What happened to Rick Santorum on Wednesday night?
Most pundits believe that he performed very poorly, and indeed he was on the defensive for much of the evening for his record in the United States Senate. The portion of the debate about earmarks was a particular low point:
[T]he idea that somehow earmarks during the time that I was in Congress were this thing that drove up spending in Washington, D.C., if you actually look at it, as I said before, as a percentage of GDP, actually the deficits -- the debt went down. What happened is there was abuse.
When abuse happened, I said we should stop the earmarking process. But I did say there were good earmarks and bad earmarks.
We wouldn't have the V-22 Osprey, which was the most essential air platform for our Marines in particular in the war against the radical Islamists. We wouldn't have it if it wasn't for an earmark. That program would have been killed under George Bush 41. Dick Cheney, the Defense Department, wanted to kill that program, and many of us, including myself, stood up and made sure that was there….
I defended that at the time. I'm proud I defended it at the time, because I think they did make mistakes. I do believe there was abuse, and I said we should stop it, and as president I would oppose earmarks.
This might have been a weak response – arguing that earmarks do not cost that much, mentioning a defense earmark that most people have never heard of, then boasting about his flip-flop on the issue.
But is this a fair way to characterize Santorum’s career in the Senate? In many respects, it isn’t. For instance, Jeffrey Anderson and Andy Wickersham argue persuasively that legislative scores from the National Taxpayer’s Union put Santorum well within the conservative spectrum. And indeed, a broader gauge of legislative voting confirms this. This is the DW-Nominate methodology developed by Keith Poole and Howard Rosenthal, which uses all congressional votes to rank members of Congress on a left-right ideological spectrum. The following graphs place Santorum against his fellow senators during his time in the Senate (from the 104th Congress to the 109th). Republican senators are identified in red, Democrats in blue, and Santorum’s position is an X.
Santorum is pretty comfortably situated in the middle of the Republican caucus, which was well to the right of the Democrats, for his entire term. This is pretty impressive, seeing as how Pennsylvania is a Democratic-leaning state and his fellow “Republican,” Arlen Specter, inevitably positioned himself smack dab in the middle of the chamber. Santorum was not playing it safe by being so conservative, that’s for sure.
But there is another perspective, which is not so favorable to Santorum. The United States Congress is now a dysfunctional institution; congressional behavior oftentimes reminds me of those mortgage-backed securities that precipitated the housing crisis – massive, complicated packages of home loans designed to spread risk around. That is kind of how the congressional logroll works. Much of what Congress does can be chalked up to members trying to get reelected, and that means sending the bacon back home to the district. But it would be politically impractical for members to put specific items up for a vote one-by-one, so they group them all together, so that everybody votes for your pork and you vote for everybody else’s pork simultaneously. Thus, Santorum never got to choose between “good” earmarks and “bad” earmarks – he had to vote for all or none. That’s how it is designed to work.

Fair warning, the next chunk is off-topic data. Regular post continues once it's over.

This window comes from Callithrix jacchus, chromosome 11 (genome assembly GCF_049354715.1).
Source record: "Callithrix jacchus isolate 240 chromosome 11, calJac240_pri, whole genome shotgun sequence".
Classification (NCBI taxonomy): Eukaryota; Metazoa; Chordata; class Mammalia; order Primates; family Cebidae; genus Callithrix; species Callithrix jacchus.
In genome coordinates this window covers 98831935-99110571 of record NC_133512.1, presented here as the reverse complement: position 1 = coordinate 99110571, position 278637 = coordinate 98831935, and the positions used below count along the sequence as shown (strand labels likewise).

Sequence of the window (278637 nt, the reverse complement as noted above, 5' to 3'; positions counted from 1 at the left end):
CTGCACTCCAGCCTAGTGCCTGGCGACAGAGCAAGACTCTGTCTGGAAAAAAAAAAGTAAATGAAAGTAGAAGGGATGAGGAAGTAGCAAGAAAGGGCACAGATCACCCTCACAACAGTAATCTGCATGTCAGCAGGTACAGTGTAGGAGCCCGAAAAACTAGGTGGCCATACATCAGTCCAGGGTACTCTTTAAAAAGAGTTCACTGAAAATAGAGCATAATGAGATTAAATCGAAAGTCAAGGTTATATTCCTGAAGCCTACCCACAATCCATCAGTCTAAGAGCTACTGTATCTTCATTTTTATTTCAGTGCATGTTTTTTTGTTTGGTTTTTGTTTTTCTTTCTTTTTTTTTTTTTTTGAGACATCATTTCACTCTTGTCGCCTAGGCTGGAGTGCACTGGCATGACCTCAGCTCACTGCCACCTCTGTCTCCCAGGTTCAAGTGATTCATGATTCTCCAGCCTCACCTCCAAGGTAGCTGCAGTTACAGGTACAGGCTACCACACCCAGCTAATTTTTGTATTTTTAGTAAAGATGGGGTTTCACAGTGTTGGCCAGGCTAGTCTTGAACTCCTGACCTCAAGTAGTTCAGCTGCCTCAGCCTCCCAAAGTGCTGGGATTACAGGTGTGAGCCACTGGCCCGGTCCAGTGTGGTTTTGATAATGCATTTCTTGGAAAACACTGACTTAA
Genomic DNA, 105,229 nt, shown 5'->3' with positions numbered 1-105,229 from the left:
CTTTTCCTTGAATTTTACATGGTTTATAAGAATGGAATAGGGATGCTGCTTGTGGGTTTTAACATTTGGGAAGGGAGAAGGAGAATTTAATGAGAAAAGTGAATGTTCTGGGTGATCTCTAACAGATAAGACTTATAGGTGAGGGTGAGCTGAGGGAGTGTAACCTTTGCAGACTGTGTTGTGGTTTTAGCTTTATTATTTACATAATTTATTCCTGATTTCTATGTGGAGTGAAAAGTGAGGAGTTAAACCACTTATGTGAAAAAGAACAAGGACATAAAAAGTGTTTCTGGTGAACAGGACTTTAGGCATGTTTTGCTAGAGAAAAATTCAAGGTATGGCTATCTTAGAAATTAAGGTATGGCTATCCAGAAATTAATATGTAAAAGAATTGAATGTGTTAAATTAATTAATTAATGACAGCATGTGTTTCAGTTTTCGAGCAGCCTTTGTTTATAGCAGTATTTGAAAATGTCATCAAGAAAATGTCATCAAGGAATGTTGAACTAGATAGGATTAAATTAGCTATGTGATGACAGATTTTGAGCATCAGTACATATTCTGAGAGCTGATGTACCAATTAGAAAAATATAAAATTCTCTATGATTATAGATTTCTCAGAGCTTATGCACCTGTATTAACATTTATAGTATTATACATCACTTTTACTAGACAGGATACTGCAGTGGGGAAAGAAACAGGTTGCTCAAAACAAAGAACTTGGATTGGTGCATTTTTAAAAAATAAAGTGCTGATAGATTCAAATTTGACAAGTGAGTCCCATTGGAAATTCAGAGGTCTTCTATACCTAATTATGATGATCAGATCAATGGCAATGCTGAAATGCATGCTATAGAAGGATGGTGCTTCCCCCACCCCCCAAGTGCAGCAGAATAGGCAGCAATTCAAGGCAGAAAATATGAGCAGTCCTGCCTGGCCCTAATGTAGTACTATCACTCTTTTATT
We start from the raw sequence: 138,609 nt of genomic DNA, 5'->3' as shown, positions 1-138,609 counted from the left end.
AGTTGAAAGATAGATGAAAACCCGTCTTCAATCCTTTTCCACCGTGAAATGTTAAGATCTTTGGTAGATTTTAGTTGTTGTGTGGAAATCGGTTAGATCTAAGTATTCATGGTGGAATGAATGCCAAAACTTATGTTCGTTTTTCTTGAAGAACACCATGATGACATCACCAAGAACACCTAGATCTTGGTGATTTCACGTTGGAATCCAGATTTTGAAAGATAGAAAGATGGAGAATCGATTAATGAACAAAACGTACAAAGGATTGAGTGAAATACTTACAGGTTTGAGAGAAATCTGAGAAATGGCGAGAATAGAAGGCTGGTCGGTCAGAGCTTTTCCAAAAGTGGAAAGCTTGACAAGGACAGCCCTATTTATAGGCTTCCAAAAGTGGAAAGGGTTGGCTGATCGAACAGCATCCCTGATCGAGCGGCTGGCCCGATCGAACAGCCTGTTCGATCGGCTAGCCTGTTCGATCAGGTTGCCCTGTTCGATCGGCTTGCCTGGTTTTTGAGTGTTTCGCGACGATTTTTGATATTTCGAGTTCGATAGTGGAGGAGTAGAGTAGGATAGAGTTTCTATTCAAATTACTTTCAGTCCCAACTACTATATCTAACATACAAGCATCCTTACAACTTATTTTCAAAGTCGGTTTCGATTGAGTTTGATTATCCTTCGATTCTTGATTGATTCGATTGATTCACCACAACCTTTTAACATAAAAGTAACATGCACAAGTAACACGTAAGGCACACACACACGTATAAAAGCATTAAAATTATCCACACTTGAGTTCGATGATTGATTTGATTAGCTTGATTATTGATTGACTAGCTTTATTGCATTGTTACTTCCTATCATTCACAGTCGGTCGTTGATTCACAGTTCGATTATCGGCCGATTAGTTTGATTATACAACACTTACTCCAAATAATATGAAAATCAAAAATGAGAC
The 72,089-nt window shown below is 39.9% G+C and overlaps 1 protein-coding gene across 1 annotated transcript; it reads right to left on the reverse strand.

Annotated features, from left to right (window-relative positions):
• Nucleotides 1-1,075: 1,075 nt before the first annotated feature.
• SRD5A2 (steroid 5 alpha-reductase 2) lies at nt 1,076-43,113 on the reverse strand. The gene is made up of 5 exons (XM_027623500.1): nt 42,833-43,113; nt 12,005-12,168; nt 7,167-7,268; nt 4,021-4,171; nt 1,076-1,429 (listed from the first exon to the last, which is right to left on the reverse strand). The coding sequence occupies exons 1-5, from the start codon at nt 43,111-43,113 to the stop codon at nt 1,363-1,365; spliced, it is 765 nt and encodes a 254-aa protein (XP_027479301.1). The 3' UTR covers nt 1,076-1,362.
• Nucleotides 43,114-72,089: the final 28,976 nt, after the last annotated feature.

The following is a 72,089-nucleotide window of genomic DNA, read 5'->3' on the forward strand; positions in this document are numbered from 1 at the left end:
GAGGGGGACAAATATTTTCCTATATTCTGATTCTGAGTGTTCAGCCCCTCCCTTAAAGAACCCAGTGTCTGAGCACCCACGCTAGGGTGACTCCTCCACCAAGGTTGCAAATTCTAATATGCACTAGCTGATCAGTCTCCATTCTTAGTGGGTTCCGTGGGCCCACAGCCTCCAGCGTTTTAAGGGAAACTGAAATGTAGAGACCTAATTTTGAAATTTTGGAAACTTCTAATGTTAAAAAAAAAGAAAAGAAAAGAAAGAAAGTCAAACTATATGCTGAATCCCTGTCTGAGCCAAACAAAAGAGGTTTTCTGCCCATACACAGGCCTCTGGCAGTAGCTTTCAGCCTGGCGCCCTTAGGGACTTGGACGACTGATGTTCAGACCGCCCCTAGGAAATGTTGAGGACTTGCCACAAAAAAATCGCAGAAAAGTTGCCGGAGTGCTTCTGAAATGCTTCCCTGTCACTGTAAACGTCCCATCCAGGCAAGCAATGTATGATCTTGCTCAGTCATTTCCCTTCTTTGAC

Additionally, Republican majorities in the Bush era hardly acted in a manner consistent with the Tea Party ethos. Non-defense discretionary spending increased in most years, and No Child Left Behind and the Medicare Part D program were two of the biggest legislative achievements during this period. It was not a time of great budget discipline, including on the Republican side, and Santorum was right there in the middle of it.
So Santorum was a good conservative who was caught up in a bad process – and rather than rage against the machine, as Ron Paul usually chose to do, he claims that he played along to bend the policy needle in the conservative direction when and how he could. But, as we saw is Wednesday night's debate, Romney could argue just as aggressively that he was part of the problem.
And the bad news for Santorum is that, should he win the nomination, this problem will only become more acute. Not only will Team Obama go after Santorum for all of those earmark votes, they can also use the “gotcha” votes that the Democratic leadership engineer to make Republican senators look bad. Both sides regularly do this, forcing meaningless votes to prove that Republicans want to cut taxes for trillionaires or Democrats want to stop oil exploration. In context, these votes have no meaning whatsoever, but taken alone they can make a mainstream conservative like Santorum look like a dangerous extremist.
This is all a consequence of running for the presidency after having spent twelve years in a massively unpopular institution. Even though he was a good, hardworking senator during his time in office, he was part of a broken branch of government. So, Romney – and eventually Obama – can make him look like he was part of the problem, even if he really wasn’t.